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Steven Livingston

Steven Livingston and Colleagues Explore New Tools for Transnational Advocacy

April 21, 2016
Steven Livingston hosted a group of scientists and technologists at the School of Media and Public Affairs to discuss cutting-edge airborne hyperspectral sensors. Livingston and his colleagues were interested in how the technology can help NGOs detect mass grave sites.
Rachel Kliger

SMPA Student Named Finn Partners-Widmeyer Communications Scholar

April 15, 2016

For the second year, Widmeyer Communications, a Finn Partners Company, has partnered with George Washington University’s School of Media and Public Affairs (SMPA) to provide the Widmeyer-Finn

Racehl Kliger

Rachel Kliger, MA'16, Named Finn Partners-Widmeyer Communications Scholar

April 15, 2016
For the second year, Widmeyer Communications, a Finn Partners Company, has partnered with George Washington University’s School of Media and Public Affairs (SMPA) to provide the Widmeyer-Finn Partners Communications Scholar program to a student pursuing a career in public affairs.
SMPA Awards Night 2016

SMPA Awards $122,700 to Students

April 14, 2016
On April 13, 2016, students, faculty, alumni and friends celebrated Awards Night at School of Media and Public Affairs. Director Frank Sesno and Professor Steven V. Roberts presented students with $122,700 in awards and fellowship prizes, the most SMPA has ever awarded. The prizes are part of SMPA's commitment to enhance students’ educational and career goals and recognize them for their achievements. Congratulations to all the winners (listed below)!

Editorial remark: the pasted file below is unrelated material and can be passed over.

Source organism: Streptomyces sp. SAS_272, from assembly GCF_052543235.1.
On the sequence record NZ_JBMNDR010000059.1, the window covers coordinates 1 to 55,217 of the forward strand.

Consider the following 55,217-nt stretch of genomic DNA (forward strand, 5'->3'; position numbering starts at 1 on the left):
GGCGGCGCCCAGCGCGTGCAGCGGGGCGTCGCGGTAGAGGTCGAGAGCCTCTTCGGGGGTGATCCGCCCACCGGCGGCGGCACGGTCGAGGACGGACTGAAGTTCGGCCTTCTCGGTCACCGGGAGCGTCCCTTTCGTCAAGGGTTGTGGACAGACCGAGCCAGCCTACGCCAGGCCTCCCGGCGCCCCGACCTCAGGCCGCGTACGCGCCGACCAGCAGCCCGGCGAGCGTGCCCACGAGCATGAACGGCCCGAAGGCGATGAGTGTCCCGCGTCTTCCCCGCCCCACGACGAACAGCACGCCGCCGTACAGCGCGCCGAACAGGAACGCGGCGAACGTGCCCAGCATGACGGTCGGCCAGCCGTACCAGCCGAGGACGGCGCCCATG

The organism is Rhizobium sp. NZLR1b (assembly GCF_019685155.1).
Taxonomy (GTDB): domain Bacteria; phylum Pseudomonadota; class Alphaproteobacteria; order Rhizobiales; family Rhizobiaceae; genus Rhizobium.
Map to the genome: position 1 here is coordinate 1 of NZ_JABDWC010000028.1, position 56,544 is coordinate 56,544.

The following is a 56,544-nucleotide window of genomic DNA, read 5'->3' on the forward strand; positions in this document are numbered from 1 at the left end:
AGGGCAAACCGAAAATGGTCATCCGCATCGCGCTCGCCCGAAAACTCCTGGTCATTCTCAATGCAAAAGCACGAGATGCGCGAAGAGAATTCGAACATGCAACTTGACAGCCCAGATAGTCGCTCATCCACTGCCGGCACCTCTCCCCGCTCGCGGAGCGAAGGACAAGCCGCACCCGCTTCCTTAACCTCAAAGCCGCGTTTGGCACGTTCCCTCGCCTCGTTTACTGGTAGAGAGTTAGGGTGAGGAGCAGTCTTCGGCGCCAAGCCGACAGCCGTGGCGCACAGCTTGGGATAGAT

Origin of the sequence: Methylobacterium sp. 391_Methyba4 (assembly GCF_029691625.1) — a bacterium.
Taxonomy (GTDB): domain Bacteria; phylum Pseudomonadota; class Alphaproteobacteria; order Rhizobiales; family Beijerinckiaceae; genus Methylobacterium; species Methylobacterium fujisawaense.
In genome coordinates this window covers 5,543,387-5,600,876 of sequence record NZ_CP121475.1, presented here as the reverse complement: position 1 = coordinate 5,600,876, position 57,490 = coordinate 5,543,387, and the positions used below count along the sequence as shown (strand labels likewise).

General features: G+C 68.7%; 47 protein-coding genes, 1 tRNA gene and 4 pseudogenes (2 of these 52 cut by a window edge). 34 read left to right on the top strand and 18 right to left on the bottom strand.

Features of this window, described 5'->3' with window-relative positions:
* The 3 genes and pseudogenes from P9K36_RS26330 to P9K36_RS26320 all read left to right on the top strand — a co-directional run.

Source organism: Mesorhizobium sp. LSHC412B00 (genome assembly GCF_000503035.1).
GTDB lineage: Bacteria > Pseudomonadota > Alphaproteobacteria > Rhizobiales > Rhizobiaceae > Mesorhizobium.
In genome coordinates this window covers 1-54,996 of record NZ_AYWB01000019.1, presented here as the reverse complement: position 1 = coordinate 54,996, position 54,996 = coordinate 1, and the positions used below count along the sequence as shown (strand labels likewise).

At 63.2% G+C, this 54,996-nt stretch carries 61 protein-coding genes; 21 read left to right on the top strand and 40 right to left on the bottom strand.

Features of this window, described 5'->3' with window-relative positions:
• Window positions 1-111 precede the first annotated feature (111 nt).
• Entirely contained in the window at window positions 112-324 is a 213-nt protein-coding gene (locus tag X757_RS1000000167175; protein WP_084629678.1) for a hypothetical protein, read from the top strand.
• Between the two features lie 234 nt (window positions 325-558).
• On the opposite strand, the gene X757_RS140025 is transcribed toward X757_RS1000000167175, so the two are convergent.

Robert Entman

Robert Entman Receives the Distinguished Scholar Award

April 08, 2016
J.B. and M.C. Shapiro Professor of Media and Public Affairs Robert M. Entman was awarded the International Communication Distinguished Scholar Award during the International Studies Association (ISA) Conference in Atlanta, Georgia.
Race for the White House

GW Revisits Kennedy-Nixon Election

April 04, 2016
It was supposed to be the night when Richard Nixon, vice president of the United States, reestablished control in the race for the White House. He would demonstrate his qualifications, prove the inexperience of his challenger and overcome the tactical mistakes that had plagued his campaign to that point. It turned out to be a mismatch. Mr. Nixon looked sweaty, pale and uncomfortable, while John F. Kennedy seemed fresh, cool and presidential on Sept. 26, 1960, when the two candidates met in Chicago for the first televised presidential debate. Seven weeks later, Mr. Kennedy was president-elect, having won one of the closest national elections in U.S. history.
Inside the Presidential Debates, Martha Raddatz

Decision 2016 Panelists Discuss the Upcoming Presidential Debates

April 01, 2016
Two gladiators step into the arena, dressed in their finest armor and ready for a heated battle. The crowd waits with anticipation as they prepare for combat.